In the course of searching our library website I came across the fascinating digitised photograph albums from the Cashmere Sanitorium. They take us back to a time when tuberculosis was common in the community. There were no preventive vaccinations and the fresh air and isolation were part of the cure (if you were lucky). In Christchurch the Cashmere Sanitorium was the place you were sent to live high on the Port Hills in little huts open to the weather.
The photographs show patients, nurses, doctors and other staff at the Sanitorium. The patients recline on their beds, pose in their little wooden huts, sweep snow off the paths, play croquet and listen to an orchestra. Was anyone in your family ever at Cashmere? You might see their photograph.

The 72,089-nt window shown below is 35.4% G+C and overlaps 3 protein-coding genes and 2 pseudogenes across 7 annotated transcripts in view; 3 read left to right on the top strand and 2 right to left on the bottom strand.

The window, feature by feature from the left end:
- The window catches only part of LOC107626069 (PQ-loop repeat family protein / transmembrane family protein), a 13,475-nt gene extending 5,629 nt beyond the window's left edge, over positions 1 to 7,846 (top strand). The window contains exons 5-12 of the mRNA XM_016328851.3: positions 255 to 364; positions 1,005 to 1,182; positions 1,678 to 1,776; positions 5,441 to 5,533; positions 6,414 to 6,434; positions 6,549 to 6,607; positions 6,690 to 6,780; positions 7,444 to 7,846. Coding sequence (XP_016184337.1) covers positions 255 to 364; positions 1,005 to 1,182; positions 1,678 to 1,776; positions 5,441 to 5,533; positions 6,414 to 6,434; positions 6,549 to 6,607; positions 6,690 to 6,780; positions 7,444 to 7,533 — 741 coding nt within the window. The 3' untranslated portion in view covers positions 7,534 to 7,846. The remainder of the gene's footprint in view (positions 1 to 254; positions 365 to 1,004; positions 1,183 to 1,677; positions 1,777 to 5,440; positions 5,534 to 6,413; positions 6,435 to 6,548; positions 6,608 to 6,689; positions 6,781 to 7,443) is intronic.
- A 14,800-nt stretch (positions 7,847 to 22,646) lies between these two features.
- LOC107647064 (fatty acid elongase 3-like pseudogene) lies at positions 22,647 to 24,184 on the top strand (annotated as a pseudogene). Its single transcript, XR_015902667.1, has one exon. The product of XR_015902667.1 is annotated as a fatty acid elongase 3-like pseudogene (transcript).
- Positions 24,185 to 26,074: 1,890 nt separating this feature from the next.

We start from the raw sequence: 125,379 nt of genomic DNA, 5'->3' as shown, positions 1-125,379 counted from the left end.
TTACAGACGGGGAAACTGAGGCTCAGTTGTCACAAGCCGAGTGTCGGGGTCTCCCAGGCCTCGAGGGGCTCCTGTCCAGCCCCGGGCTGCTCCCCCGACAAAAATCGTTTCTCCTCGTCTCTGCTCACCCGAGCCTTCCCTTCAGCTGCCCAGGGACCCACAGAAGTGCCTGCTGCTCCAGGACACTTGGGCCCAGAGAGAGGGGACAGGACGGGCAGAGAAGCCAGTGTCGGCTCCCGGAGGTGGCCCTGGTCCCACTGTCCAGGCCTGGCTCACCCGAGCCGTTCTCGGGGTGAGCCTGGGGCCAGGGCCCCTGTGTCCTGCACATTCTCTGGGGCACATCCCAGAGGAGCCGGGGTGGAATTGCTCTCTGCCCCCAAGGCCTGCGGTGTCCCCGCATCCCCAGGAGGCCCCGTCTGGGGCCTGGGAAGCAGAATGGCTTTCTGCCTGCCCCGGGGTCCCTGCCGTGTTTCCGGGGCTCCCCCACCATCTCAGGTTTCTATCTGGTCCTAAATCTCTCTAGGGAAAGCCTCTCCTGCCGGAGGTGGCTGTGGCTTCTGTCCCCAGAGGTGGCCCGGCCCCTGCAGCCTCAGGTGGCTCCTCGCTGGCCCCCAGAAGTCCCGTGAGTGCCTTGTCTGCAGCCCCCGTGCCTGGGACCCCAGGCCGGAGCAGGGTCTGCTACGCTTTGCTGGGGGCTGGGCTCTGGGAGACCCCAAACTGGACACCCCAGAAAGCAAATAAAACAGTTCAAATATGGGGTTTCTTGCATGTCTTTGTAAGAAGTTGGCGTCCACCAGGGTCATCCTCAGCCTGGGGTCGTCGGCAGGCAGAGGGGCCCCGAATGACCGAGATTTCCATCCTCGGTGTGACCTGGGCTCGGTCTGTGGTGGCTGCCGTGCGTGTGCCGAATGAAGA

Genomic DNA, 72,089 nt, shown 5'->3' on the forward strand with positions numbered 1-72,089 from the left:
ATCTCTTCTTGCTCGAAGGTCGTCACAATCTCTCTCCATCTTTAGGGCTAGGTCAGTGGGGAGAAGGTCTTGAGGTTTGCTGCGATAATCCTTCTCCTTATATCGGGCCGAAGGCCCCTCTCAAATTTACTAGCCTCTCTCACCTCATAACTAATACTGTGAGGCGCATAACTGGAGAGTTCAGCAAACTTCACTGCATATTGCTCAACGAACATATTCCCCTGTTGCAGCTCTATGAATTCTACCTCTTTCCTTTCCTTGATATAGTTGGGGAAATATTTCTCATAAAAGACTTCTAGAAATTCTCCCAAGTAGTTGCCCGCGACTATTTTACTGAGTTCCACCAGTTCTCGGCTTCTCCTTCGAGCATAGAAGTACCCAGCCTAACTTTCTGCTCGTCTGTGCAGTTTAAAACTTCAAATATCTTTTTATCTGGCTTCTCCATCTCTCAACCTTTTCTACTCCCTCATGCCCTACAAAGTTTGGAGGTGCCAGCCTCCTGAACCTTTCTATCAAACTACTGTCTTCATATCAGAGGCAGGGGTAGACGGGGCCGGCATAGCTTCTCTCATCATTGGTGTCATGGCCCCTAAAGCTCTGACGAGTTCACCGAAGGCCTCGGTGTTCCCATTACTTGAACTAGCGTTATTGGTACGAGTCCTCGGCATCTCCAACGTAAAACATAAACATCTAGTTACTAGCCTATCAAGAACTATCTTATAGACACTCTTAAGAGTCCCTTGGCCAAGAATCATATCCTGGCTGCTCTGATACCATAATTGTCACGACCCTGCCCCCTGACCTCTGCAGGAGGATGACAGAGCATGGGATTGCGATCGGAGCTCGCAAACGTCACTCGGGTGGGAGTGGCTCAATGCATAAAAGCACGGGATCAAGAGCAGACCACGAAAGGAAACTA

In my family I had an uncle with TB (thankfully recovered). I remember childhood visits to the TB ward at Wellington Hospital which was up on a hill above the main hospital. I was sent to watch the rabbits they kept in cages in the grounds. There were sanitoriums all over the country, often in dramatic locations like the Port Hills or, in the North Island the wonderfully sited Pukeora sanitorium at Waipukerau.
The literary connections with tuberculosis are vast. Many writers included “consumptive” characters and many were themselves the victim of the plague. The roll call of those affected or killed by TB include Robert Burns, Charles Bukowski, Paul Eluard, Dashiel Hammett, Robert A. Heinlein, Franz Kafka, D. H. Lawrence, Sir Walter Scott, Dylan Thomas and of course Katherine Mansfield.